American Heritage® Dictionary of the English Language, Fourth Edition
- n. A person educated and trained to care for the sick or disabled.
- n. A woman employed to take care of a child; a nursemaid.
- n. A woman employed to suckle children other than her own; a wet nurse.
- n. One that serves as a nurturing or fostering influence or means: "Town life is the nurse of civilization” ( C.L.R. James).
- n. Zoology A worker ant or bee that feeds and cares for the colony's young.
- v. To serve as a nurse for: nursed the patient back to health.
- v. To cause or allow to take milk from the breast: a mother nursing her baby.
- v. To feed at the breast of; suckle.
- v. To try to cure by special care or treatment: nurse a cough with various remedies.
- v. To treat carefully, especially in order to prevent pain: He nursed his injured knee by shifting his weight to the other leg.
- v. To manage or guide carefully; look after with care; foster: nursed her business through the depression. See Synonyms at nurture.
- v. To bear privately in the mind: nursing a grudge.
- v. To consume slowly, especially in order to conserve: nursed one drink all evening.
- v. To serve as a nurse.
- v. To take nourishment from the breast; suckle.
Century Dictionary and Cyclopedia
- n. A woman who nourishes or suckles an infant; specifically, a woman who suckles the infant of another: commonly called a wet-nurse; also, a female servant who has the core of a child or of children.
- n. Hence, one who or that which nurtures, trains, cherishes, or protects.
- n. One who has the care of a sick or infirm person, as an attendant in a hospital.
- n. In the United States navy, a sick-bay attendant, formerly called loblolly-boy.
- n. The state of being nursed or in the care of a nurse: as, to put out a child to nurse.
- n. In horticulture, a shrub or tree which protects a young plant.
- n. In ichthyology, a name of various sharks of inactive habits, which rest for a long time or bask in the water. A shark of the family Scymnidæ, Somniosus or Læmargus microcephalus. It is common in the arctic and subarctic seas, and attains a length of 20 feet; it has a robust body, the first dorsal fin far in advance of the ventrals, the upper teeth narrow and the lower quadrate, with horizontal ridge ending in a point.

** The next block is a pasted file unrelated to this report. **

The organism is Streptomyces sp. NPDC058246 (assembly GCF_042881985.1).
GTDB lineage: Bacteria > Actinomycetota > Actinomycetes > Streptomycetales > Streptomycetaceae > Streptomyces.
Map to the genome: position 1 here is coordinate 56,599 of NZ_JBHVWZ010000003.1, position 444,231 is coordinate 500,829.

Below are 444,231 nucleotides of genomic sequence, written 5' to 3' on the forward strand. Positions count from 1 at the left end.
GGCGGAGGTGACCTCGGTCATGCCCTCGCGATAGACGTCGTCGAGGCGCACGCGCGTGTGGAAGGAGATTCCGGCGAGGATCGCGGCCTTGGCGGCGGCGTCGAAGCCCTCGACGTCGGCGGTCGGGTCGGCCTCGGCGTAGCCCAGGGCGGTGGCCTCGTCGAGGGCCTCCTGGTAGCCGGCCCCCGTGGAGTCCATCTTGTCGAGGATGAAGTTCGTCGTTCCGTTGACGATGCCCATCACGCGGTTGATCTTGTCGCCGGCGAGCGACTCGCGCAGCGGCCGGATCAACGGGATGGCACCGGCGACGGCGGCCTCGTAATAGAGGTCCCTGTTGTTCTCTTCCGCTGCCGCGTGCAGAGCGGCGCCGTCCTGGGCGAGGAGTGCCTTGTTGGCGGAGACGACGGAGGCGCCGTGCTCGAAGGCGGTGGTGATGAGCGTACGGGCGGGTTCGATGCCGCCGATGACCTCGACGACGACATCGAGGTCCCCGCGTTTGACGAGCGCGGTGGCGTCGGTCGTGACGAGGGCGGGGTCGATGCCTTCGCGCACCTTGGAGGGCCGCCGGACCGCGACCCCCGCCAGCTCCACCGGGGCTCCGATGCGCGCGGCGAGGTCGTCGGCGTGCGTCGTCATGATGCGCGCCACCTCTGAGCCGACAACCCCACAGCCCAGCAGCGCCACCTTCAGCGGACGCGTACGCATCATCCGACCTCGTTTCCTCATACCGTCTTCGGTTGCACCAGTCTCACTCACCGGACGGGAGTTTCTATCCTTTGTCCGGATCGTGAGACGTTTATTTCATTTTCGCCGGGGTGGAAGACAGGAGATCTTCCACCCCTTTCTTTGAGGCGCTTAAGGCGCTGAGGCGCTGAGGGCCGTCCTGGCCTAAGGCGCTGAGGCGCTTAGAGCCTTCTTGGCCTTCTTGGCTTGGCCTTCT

- n. A blastozoöid. See the quotation.
- n. In brewing, a cask of hot or cold water immersed in wort. See the quotation.
- n. A nurse-frog.
- To suckle; nourish at the breast; feed and tend generally in infancy.
- To rear; nurture; bring up.
- To tend in sickness or infirmity; take care of: as, to nurse an invalid or an aged person.
- To promote growth or vigor in; encourage; foster; care for with the intent or effect of promoting growth, increase, development, etc.
- To caress; fondle; dandle.
- To Cheat.
- Synonyms Nourish, etc. See nurture, v. t.
- To act as nurse; specifically, to suckle a child: as, a nursing woman.
- n. In entomology, one of the worker-ants or worker-bees whose function in the colony is to care for the young brood.
- In billiards, formerly, to make a number of consecutive caroms, as rapid as dainty, off (balls) held but an inch or two apart. In addition, nursing now comprehends perhaps 65 per cent. of the scientific manœuvering imposed by the balk-line games. Until straight-rail play was developed in 1876–78, adroit players sought to do all their caroming at either end of the table. It was so with all the exceptional runs. Straight-rail play was quickly frowned upon, and end-play came into use again; but the ‘anchor’ (see
anchored, 4) which was developed was abolished even more quickly than the straight-rail. Three maxims underlie all of modern billiards not played for diversion: never drive the second object-ball; drive the first no oftener than is urgently needful; and make the cue-ball's journeys as short as possible.